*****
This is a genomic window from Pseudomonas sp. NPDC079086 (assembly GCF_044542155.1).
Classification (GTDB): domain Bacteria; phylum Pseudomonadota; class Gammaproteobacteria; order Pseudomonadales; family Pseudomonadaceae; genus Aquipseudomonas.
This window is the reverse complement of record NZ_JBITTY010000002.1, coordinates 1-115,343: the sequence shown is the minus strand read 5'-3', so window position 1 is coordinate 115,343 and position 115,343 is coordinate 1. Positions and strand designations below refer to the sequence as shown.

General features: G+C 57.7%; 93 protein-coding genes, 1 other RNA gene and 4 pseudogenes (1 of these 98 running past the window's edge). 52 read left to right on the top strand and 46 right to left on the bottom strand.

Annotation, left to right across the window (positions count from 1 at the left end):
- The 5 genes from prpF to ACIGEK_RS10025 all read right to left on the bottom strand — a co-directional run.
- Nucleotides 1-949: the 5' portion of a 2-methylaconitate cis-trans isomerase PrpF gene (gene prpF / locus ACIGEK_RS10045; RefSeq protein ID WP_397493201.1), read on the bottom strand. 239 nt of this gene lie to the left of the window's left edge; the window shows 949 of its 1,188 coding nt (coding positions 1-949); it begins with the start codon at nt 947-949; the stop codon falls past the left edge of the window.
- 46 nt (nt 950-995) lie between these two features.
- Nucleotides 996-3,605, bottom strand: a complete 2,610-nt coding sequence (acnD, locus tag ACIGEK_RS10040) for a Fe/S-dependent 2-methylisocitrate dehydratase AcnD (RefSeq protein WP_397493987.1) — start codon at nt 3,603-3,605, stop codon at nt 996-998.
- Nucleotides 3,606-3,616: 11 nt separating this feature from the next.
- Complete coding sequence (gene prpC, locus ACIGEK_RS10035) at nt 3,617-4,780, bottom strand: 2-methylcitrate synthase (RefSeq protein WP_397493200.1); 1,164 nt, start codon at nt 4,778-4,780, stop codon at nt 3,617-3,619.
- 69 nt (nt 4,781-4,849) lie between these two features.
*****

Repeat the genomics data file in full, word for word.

This is a genomic window from Pseudomonas sp. NPDC079086 (assembly GCF_044542155.1).
Classification (GTDB): domain Bacteria; phylum Pseudomonadota; class Gammaproteobacteria; order Pseudomonadales; family Pseudomonadaceae; genus Aquipseudomonas.
This window is the reverse complement of record NZ_JBITTY010000002.1, coordinates 1-115,343: the sequence shown is the minus strand read 5'-3', so window position 1 is coordinate 115,343 and position 115,343 is coordinate 1. Positions and strand designations below refer to the sequence as shown.

General features: G+C 57.7%; 93 protein-coding genes, 1 other RNA gene and 4 pseudogenes (1 of these 98 running past the window's edge). 52 read left to right on the top strand and 46 right to left on the bottom strand.

Annotation, left to right across the window (positions count from 1 at the left end):
- The 5 genes from prpF to ACIGEK_RS10025 all read right to left on the bottom strand — a co-directional run.
- Nucleotides 1-949: the 5' portion of a 2-methylaconitate cis-trans isomerase PrpF gene (gene prpF / locus ACIGEK_RS10045; RefSeq protein ID WP_397493201.1), read on the bottom strand. 239 nt of this gene lie to the left of the window's left edge; the window shows 949 of its 1,188 coding nt (coding positions 1-949); it begins with the start codon at nt 947-949; the stop codon falls past the left edge of the window.
- 46 nt (nt 950-995) lie between these two features.
- Nucleotides 996-3,605, bottom strand: a complete 2,610-nt coding sequence (acnD, locus tag ACIGEK_RS10040) for a Fe/S-dependent 2-methylisocitrate dehydratase AcnD (RefSeq protein WP_397493987.1) — start codon at nt 3,603-3,605, stop codon at nt 996-998.
- Nucleotides 3,606-3,616: 11 nt separating this feature from the next.
- Complete coding sequence (gene prpC, locus ACIGEK_RS10035) at nt 3,617-4,780, bottom strand: 2-methylcitrate synthase (RefSeq protein WP_397493200.1); 1,164 nt, start codon at nt 4,778-4,780, stop codon at nt 3,617-3,619.
- 69 nt (nt 4,781-4,849) lie between these two features.